From the reviews:
Praise for Michael Alley's THE CRAFT OF SCIENTIFIC PRESENTATIONS:
"Alley's [book has] elements of conversation that engage a reader in ways a list of rules would not. [It] can be profitably read from cover to cover, but [it] can also be opened to a specific section for reference ... The Craft of Scientific Presentations is informal in tone but serious in intent. Alley makes the reader think about the point of a presentation, about different kinds of presentations, about different techniques - from writing on a blackboard to using computer slide shows. He shows how to think about finding the right words, structure, and images. He is at his best discussing well-chosen examples from both great and lesser-known lecturers, and his counsel to anticipate what could go wrong is sage advice ... Spending time with [this book] will give you food for thought and the encouragement to practice, practice, practice!"
"The book does contain much good advice. This is summarised in useful tables and checklists that are easy to locate and refer to subsequently. Having just returned from a large international conference, I only wish that many of the speakers had studied Alley's book."
THE JOURNAL OF THE EUROPEAN ASSOCIATION OF SCIENCE EDITORS
"A book that one can read for pleasure and self-improvement, as well as utilize as a manual... A valuable addition to the libraries of scientific institutions and I have already recommended it to several of my research organization clients."
DANIEL J. INMAN, DIRECTOR
CENTER FOR INTELLIGENT MATERIAL SYSTEMS
"Alley has revamped the way our research center makes presentations—particularly the way we design our presentation slides."
CHRISTENE MOORE, COMMUNICATION INSTRUCTOR
UNIVERSITY OF TEXAS AT AUSTIN
"This book fills a void by illustrating key issues and difficulties in oral presentations with the experiences of others."
"Scientific presentation, whether for a gathering of colleagues or a general audience, benefit from techniques of stagecraft and rhetoric. … The Craft of Scientific Presentations is informal in tone but serious in intend. Alley makes the reader think about the point of a presentation, about different kinds of presentations, and about different techniques … . He is at his best discussing well-chosen examples from both great and lesser-known lecturers, and his counsel to anticipate what could go wrong is sage advice." (Chris Quigg, Physics Today, July, 2004)
"The author, an experienced teacher, adds numerous examples not only from his praxis, but found in many biographies, memorial books, and articles of well known scientists and speakers. … Due to the applied form the book presents amusing reading for everybody … . Forty-one illustrations accompany the text … . Beginners in presenting speeches will find the book a source of both useful and interesting information, experienced lecturers can learn many amazing stories from the history of science." (Z. Šesták, Photosynthetica, Vol. 41 (4), 2003)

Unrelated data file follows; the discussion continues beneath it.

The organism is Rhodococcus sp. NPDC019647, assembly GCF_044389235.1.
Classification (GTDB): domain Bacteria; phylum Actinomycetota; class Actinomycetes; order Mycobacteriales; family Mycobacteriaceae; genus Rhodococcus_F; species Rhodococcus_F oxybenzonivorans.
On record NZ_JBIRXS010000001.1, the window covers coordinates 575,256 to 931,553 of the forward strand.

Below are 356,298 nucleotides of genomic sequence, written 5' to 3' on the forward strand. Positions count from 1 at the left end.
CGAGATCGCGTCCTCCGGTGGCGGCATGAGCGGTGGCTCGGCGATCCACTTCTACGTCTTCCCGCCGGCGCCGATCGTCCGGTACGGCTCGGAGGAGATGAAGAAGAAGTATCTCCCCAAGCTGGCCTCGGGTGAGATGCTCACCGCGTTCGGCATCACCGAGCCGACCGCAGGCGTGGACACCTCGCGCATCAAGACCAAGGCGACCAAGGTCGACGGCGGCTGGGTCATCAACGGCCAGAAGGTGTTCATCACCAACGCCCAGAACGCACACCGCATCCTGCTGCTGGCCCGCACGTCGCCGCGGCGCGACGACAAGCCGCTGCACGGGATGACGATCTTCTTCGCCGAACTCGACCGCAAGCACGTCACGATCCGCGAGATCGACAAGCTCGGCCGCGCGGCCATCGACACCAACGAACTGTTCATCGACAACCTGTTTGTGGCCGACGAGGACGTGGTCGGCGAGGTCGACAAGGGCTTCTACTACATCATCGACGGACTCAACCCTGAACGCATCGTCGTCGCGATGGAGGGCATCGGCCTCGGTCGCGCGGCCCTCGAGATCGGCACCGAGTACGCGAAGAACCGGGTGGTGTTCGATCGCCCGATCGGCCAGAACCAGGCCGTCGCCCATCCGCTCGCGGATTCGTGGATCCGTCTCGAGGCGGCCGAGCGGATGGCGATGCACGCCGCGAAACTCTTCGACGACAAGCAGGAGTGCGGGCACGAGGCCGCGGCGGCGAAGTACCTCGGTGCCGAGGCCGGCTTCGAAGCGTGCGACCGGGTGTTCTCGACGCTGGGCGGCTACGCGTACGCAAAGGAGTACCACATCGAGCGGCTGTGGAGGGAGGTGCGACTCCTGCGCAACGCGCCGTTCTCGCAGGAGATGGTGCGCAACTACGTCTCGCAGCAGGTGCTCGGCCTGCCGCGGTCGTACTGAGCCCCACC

"What makes an oral presentation effective? The Craft of Presentations considers presentations made to persuade an audience to adopt some course of action (such as funding a proposal) as well as presentations made to communicate information … . Its goal is to provide you with the insights and tools to let you learn from your own presentations until they become outstanding." (Meteorology and Atmospheric Physics, Vol. 84 (1-2), 2003)
"A failure to communicate the principal message of a scientific presentation can have literally catastrophic consequences. … the book does contain much good advice. This is summarised in useful tables and checklists that are easy to locate and refer to subsequently. Having just returned from a large international conference, I only wish that many of the speakers had studied Alley’s book." (Keith McEwen, Physics World, October, 2003)
"Rather than present a list of simple rules for giving scientific presentations, this book looks at the styles of successful presenters such as Boltzmann, Einstein, Feynman, Levi-Montalcini and Linus Pauling … . The bulk of the book considers in detail ten critical errors that undermine the performance of the speaker, from giving the wrong speech to not preparing enough to not paying attention and loosing composure." (Book News on the Internet, June, 2003)
A revolution is occurring in the way that scientists and engineers are making presentations. The revolution is small, but many of the scientists and engineers breaking away from PowerPoint's default structure of a topic-phrase headline supported by bulleted points are making names for themselves: Janine Benyus, Brian Cox, Jill Bolte Taylor. This book tries to present the essence of that revolution by showing you what distinguishes the excellent scientific talks on TED.com as well as excellent presentations at scientific conferences and in technical meetings. After reading this book, you will know when to blank the screen during a scientific talk and how to empower that part of the presentation. Also, for those occasions in which you do use slides, you will create scenes that are truly for the audience, rather than the sad practice of projecting slides that simply present the speaker's notes. If you want to give a mediocre presentation, do what everybody else does. If you want to communicate your science and engineering in an understandable, memorable, and persuasive way, consider this book.
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